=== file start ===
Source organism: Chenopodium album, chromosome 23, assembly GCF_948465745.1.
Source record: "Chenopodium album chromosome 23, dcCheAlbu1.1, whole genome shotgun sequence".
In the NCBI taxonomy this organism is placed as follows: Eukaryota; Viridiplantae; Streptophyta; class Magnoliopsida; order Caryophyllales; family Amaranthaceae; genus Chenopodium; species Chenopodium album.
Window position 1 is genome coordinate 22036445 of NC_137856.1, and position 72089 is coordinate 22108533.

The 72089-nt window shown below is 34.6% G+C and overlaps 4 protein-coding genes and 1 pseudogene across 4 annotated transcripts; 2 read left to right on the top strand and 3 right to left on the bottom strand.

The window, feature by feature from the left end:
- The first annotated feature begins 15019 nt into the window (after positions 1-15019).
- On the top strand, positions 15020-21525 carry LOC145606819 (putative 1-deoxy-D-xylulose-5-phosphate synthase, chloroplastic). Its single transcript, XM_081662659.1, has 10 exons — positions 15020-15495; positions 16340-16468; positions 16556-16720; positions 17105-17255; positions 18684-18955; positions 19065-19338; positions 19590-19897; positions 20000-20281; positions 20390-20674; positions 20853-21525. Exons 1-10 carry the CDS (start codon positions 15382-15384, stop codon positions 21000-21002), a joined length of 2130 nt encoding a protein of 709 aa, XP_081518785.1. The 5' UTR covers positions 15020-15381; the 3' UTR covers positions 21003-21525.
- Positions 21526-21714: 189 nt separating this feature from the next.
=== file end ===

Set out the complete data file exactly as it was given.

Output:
Source organism: Chenopodium album, chromosome 23, assembly GCF_948465745.1.
Source record: "Chenopodium album chromosome 23, dcCheAlbu1.1, whole genome shotgun sequence".
In the NCBI taxonomy this organism is placed as follows: Eukaryota; Viridiplantae; Streptophyta; class Magnoliopsida; order Caryophyllales; family Amaranthaceae; genus Chenopodium; species Chenopodium album.
Window position 1 is genome coordinate 22036445 of NC_137856.1, and position 72089 is coordinate 22108533.

The 72089-nt window shown below is 34.6% G+C and overlaps 4 protein-coding genes and 1 pseudogene across 4 annotated transcripts; 2 read left to right on the top strand and 3 right to left on the bottom strand.

The window, feature by feature from the left end:
- The first annotated feature begins 15019 nt into the window (after positions 1-15019).
- On the top strand, positions 15020-21525 carry LOC145606819 (putative 1-deoxy-D-xylulose-5-phosphate synthase, chloroplastic). Its single transcript, XM_081662659.1, has 10 exons — positions 15020-15495; positions 16340-16468; positions 16556-16720; positions 17105-17255; positions 18684-18955; positions 19065-19338; positions 19590-19897; positions 20000-20281; positions 20390-20674; positions 20853-21525. Exons 1-10 carry the CDS (start codon positions 15382-15384, stop codon positions 21000-21002), a joined length of 2130 nt encoding a protein of 709 aa, XP_081518785.1. The 5' UTR covers positions 15020-15381; the 3' UTR covers positions 21003-21525.
- Positions 21526-21714: 189 nt separating this feature from the next.